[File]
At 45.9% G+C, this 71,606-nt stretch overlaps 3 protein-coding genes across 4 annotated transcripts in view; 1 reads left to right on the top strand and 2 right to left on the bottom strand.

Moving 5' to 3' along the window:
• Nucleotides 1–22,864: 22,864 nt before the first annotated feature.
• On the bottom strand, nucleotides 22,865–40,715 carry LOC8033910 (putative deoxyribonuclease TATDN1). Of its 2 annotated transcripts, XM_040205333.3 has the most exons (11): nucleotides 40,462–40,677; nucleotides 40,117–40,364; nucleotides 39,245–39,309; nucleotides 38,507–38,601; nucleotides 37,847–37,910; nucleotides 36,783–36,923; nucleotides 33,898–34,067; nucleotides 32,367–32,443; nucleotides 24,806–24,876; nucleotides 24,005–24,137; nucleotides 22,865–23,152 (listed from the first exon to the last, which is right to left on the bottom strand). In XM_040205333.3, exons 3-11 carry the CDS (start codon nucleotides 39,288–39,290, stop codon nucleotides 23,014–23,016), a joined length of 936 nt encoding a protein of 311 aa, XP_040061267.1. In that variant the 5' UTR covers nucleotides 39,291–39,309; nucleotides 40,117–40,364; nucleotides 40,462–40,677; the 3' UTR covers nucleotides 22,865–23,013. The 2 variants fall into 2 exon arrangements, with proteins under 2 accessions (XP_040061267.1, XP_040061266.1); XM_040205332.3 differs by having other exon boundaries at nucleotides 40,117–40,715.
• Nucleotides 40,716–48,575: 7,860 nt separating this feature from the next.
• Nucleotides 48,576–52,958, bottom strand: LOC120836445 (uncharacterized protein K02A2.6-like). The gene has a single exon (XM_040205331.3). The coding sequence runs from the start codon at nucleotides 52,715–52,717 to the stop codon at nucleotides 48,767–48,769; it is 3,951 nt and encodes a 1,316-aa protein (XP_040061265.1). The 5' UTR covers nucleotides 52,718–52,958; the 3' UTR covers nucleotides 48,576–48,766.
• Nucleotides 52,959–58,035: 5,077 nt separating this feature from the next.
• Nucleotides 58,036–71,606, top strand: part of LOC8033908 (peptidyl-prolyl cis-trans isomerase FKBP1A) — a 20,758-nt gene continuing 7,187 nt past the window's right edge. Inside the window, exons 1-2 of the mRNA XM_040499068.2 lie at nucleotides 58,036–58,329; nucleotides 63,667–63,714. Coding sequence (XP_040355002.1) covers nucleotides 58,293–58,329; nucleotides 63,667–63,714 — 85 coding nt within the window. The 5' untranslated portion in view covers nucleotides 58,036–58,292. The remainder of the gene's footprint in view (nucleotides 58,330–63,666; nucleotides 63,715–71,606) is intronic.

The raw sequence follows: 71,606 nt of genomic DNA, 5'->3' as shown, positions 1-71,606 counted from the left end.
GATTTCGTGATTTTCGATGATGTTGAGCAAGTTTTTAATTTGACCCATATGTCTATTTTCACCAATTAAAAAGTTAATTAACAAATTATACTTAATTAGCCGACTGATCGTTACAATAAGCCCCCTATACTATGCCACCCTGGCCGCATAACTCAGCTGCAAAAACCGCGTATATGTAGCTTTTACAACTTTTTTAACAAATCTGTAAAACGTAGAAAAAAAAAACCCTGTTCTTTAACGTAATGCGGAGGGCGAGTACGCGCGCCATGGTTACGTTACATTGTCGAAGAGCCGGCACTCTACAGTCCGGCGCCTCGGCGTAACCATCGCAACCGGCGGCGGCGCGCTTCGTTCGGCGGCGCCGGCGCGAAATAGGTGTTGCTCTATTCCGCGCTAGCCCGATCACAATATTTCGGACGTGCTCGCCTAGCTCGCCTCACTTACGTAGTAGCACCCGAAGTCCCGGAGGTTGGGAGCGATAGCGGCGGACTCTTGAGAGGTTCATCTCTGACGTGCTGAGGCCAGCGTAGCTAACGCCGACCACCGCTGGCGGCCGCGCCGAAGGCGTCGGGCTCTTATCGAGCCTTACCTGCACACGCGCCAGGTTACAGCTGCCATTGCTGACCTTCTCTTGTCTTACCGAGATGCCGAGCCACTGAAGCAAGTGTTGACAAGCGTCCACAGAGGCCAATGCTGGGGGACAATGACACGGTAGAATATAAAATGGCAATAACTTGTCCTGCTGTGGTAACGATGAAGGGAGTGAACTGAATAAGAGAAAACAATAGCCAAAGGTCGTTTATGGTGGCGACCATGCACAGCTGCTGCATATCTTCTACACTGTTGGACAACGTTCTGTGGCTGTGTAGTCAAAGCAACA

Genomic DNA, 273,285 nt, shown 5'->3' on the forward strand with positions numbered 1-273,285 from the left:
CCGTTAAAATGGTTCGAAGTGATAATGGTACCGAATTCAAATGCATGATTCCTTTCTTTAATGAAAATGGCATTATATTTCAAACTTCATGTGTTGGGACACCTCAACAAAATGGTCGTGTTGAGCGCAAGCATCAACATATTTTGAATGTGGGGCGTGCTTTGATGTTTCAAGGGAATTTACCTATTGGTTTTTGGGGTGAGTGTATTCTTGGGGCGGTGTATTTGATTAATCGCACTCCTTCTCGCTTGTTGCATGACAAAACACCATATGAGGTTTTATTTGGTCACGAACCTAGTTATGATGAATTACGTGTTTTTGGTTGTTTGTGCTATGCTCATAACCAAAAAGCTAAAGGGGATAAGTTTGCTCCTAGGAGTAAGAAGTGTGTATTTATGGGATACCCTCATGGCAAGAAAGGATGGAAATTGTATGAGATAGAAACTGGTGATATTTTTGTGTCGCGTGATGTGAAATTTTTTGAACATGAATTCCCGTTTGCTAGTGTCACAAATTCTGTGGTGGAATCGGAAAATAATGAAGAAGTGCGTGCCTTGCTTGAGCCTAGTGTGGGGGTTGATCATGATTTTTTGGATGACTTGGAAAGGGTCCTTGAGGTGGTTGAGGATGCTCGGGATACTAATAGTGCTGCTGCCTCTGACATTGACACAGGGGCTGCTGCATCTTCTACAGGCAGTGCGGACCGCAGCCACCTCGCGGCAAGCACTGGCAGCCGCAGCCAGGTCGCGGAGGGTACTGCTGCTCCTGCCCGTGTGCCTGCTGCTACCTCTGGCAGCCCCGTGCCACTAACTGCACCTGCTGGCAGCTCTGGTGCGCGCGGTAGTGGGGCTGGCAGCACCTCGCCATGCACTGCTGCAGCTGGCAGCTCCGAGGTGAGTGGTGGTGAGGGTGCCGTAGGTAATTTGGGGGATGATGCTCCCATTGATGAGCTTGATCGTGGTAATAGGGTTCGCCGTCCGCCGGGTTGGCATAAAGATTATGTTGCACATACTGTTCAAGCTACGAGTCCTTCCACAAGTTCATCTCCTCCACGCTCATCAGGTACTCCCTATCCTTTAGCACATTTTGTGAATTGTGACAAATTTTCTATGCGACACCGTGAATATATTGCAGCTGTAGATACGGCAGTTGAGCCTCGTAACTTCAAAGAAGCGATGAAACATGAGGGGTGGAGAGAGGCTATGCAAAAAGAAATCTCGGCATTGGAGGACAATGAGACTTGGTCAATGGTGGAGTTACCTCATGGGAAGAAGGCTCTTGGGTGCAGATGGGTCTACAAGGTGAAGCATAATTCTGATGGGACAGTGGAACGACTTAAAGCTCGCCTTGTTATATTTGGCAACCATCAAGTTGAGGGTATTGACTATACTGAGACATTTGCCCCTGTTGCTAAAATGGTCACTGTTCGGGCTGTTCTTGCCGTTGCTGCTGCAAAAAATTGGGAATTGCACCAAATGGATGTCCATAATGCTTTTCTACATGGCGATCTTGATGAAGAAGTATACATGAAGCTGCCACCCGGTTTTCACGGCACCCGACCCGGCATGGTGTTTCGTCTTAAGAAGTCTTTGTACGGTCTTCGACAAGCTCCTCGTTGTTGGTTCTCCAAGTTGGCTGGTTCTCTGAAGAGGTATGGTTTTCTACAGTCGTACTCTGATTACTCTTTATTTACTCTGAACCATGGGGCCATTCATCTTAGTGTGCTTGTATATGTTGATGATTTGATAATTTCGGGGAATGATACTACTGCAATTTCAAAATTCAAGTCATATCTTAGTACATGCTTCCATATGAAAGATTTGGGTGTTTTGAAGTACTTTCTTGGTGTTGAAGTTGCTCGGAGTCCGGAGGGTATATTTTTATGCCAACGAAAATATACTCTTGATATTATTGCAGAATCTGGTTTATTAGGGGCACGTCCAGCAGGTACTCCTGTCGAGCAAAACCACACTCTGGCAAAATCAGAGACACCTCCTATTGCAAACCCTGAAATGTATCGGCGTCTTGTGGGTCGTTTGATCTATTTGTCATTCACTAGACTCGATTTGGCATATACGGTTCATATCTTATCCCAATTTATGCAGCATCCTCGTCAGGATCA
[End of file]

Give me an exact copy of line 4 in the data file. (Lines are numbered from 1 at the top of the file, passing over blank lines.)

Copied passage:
• On the bottom strand, nucleotides 22,865–40,715 carry LOC8033910 (putative deoxyribonuclease TATDN1). Of its 2 annotated transcripts, XM_040205333.3 has the most exons (11): nucleotides 40,462–40,677; nucleotides 40,117–40,364; nucleotides 39,245–39,309; nucleotides 38,507–38,601; nucleotides 37,847–37,910; nucleotides 36,783–36,923; nucleotides 33,898–34,067; nucleotides 32,367–32,443; nucleotides 24,806–24,876; nucleotides 24,005–24,137; nucleotides 22,865–23,152 (listed from the first exon to the last, which is right to left on the bottom strand). In XM_040205333.3, exons 3-11 carry the CDS (start codon nucleotides 39,288–39,290, stop codon nucleotides 23,014–23,016), a joined length of 936 nt encoding a protein of 311 aa, XP_040061267.1. In that variant the 5' UTR covers nucleotides 39,291–39,309; nucleotides 40,117–40,364; nucleotides 40,462–40,677; the 3' UTR covers nucleotides 22,865–23,013. The 2 variants fall into 2 exon arrangements, with proteins under 2 accessions (XP_040061267.1, XP_040061266.1); XM_040205332.3 differs by having other exon boundaries at nucleotides 40,117–40,715.